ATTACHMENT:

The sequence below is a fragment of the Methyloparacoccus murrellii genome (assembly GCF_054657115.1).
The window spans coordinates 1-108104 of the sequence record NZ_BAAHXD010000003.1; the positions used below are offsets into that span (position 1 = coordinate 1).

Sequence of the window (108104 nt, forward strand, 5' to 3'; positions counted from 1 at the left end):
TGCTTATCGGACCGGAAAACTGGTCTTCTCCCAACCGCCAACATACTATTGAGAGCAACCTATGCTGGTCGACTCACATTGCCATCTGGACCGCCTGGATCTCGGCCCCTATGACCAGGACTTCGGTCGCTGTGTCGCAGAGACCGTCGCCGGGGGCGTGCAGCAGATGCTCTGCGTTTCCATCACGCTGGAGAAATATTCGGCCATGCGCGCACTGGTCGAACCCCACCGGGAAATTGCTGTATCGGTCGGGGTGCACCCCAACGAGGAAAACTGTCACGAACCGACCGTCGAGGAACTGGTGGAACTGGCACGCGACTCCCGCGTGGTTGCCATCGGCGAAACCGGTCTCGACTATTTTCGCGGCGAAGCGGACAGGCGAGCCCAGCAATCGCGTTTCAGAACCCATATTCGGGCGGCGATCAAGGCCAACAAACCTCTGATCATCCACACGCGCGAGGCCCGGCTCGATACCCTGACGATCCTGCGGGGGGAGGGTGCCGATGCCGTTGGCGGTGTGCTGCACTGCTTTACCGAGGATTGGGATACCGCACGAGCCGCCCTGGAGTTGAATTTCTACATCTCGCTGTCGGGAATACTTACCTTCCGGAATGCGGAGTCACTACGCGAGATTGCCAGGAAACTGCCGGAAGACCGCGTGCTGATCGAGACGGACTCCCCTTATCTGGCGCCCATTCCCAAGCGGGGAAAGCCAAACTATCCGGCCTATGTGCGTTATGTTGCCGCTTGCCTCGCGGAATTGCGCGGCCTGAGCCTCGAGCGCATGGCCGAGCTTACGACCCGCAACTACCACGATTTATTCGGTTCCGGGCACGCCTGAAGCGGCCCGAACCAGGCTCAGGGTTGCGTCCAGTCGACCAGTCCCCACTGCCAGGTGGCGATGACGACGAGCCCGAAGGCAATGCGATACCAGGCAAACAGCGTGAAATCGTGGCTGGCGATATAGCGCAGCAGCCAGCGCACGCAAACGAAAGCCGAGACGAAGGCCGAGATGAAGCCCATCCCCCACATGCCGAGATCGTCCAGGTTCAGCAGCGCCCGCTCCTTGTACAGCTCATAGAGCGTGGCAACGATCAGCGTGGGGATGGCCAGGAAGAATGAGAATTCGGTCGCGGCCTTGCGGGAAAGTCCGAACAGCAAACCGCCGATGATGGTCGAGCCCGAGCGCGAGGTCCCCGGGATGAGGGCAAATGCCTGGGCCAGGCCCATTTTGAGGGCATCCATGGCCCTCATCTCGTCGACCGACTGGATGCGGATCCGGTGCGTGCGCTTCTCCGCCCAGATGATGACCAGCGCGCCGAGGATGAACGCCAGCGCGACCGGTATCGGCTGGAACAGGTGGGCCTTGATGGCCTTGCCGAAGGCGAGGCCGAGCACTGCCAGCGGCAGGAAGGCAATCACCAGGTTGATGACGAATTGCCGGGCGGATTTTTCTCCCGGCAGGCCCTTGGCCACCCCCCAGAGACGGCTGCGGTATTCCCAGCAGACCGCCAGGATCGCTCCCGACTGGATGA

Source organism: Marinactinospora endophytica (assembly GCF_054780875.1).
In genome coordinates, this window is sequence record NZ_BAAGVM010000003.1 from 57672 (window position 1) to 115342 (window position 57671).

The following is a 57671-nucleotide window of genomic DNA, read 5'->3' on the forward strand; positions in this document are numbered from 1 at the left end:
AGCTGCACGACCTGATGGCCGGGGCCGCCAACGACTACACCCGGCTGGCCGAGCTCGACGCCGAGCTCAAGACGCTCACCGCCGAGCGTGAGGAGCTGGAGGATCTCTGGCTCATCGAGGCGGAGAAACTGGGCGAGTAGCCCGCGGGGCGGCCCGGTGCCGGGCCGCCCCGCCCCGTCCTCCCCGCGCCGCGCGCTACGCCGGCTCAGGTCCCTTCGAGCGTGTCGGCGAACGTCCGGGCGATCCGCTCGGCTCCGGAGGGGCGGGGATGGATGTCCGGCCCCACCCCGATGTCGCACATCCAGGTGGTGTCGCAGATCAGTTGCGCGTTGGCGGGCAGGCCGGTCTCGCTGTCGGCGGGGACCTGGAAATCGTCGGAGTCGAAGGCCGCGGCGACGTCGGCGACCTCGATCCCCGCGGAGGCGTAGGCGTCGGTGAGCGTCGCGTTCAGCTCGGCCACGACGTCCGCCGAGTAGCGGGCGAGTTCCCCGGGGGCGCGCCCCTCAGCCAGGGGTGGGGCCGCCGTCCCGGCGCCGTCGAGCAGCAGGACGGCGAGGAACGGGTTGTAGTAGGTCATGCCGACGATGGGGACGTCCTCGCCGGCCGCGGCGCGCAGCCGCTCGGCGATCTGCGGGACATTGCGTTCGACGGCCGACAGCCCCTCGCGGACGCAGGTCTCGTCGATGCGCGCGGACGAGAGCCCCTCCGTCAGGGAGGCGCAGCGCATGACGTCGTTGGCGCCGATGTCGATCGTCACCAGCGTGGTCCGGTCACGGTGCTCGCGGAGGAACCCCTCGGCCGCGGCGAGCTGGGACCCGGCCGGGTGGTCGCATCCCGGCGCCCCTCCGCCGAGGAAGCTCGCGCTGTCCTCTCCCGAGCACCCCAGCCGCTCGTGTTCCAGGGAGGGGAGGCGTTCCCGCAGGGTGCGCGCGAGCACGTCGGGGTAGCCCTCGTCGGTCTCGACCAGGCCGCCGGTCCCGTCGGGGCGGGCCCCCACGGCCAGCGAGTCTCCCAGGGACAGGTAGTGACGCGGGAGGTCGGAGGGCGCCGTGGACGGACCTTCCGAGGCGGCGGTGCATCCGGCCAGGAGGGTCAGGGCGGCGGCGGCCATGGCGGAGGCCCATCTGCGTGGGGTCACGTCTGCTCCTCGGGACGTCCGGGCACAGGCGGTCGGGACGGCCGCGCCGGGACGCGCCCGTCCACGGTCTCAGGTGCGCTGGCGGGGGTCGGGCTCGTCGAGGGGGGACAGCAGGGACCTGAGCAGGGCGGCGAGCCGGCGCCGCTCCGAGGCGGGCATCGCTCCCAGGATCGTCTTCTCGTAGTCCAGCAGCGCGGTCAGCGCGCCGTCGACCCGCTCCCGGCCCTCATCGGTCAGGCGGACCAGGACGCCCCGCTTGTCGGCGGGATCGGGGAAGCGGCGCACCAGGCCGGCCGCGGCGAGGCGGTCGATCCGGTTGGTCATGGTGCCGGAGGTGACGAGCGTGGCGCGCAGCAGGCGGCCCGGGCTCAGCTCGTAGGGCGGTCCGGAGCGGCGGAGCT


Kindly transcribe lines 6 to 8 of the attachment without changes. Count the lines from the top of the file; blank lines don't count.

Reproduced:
In genome coordinates, this window is sequence record NZ_BAAGVM010000003.1 from 57672 (window position 1) to 115342 (window position 57671).

The following is a 57671-nucleotide window of genomic DNA, read 5'->3' on the forward strand; positions in this document are numbered from 1 at the left end:
AGCTGCACGACCTGATGGCCGGGGCCGCCAACGACTACACCCGGCTGGCCGAGCTCGACGCCGAGCTCAAGACGCTCACCGCCGAGCGTGAGGAGCTGGAGGATCTCTGGCTCATCGAGGCGGAGAAACTGGGCGAGTAGCCCGCGGGGCGGCCCGGTGCCGGGCCGCCCCGCCCCGTCCTCCCCGCGCCGCGCGCTACGCCGGCTCAGGTCCCTTCGAGCGTGTCGGCGAACGTCCGGGCGATCCGCTCGGCTCCGGAGGGGCGGGGATGGATGTCCGGCCCCACCCCGATGTCGCACATCCAGGTGGTGTCGCAGATCAGTTGCGCGTTGGCGGGCAGGCCGGTCTCGCTGTCGGCGGGGACCTGGAAATCGTCGGAGTCGAAGGCCGCGGCGACGTCGGCGACCTCGATCCCCGCGGAGGCGTAGGCGTCGGTGAGCGTCGCGTTCAGCTCGGCCACGACGTCCGCCGAGTAGCGGGCGAGTTCCCCGGGGGCGCGCCCCTCAGCCAGGGGTGGGGCCGCCGTCCCGGCGCCGTCGAGCAGCAGGACGGCGAGGAACGGGTTGTAGTAGGTCATGCCGACGATGGGGACGTCCTCGCCGGCCGCGGCGCGCAGCCGCTCGGCGATCTGCGGGACATTGCGTTCGACGGCCGACAGCCCCTCGCGGACGCAGGTCTCGTCGATGCGCGCGGACGAGAGCCCCTCCGTCAGGGAGGCGCAGCGCATGACGTCGTTGGCGCCGATGTCGATCGTCACCAGCGTGGTCCGGTCACGGTGCTCGCGGAGGAACCCCTCGGCCGCGGCGAGCTGGGACCCGGCCGGGTGGTCGCATCCCGGCGCCCCTCCGCCGAGGAAGCTCGCGCTGTCCTCTCCCGAGCACCCCAGCCGCTCGTGTTCCAGGGAGGGGAGGCGTTCCCGCAGGGTGCGCGCGAGCACGTCGGGGTAGCCCTCGTCGGTCTCGACCAGGCCGCCGGTCCCGTCGGGGCGGGCCCCCACGGCCAGCGAGTCTCCCAGGGACAGGTAGTGACGCGGGAGGTCGGAGGGCGCCGTGGACGGACCTTCCGAGGCGGCGGTGCATCCGGCCAGGAGGGTCAGGGCGGCGGCGGCCATGGCGGAGGCCCATCTGCGTGGGGTCACGTCTGCTCCTCGGGACGTCCGGGCACAGGCGGTCGGGACGGCCGCGCCGGGACGCGCCCGTCCACGGTCTCAGGTGCGCTGGCGGGGGTCGGGCTCGTCGAGGGGGGACAGCAGGGACCTGAGCAGGGCGGCGAGCCGGCGCCGCTCCGAGGCGGGCATCGCTCCCAGGATCGTCTTCTCGTAGTCCAGCAGCGCGGTCAGCGCGCCGTCGACCCGCTCCCGGCCCTCATCGGTCAGGCGGACCAGGACGCCCCGCTTGTCGGCGGGATCGGGGAAGCGGCGCACCAGGCCGGCCGCGGCGAGGCGGTCGATCCGGTTGGTCATGGTGCCGGAGGTGACGAGCGTGGCGCGCAGCAGGCGGCCCGGGCTCAGCTCGTAGGGCGGTCCGGAGCGGCGGAGCT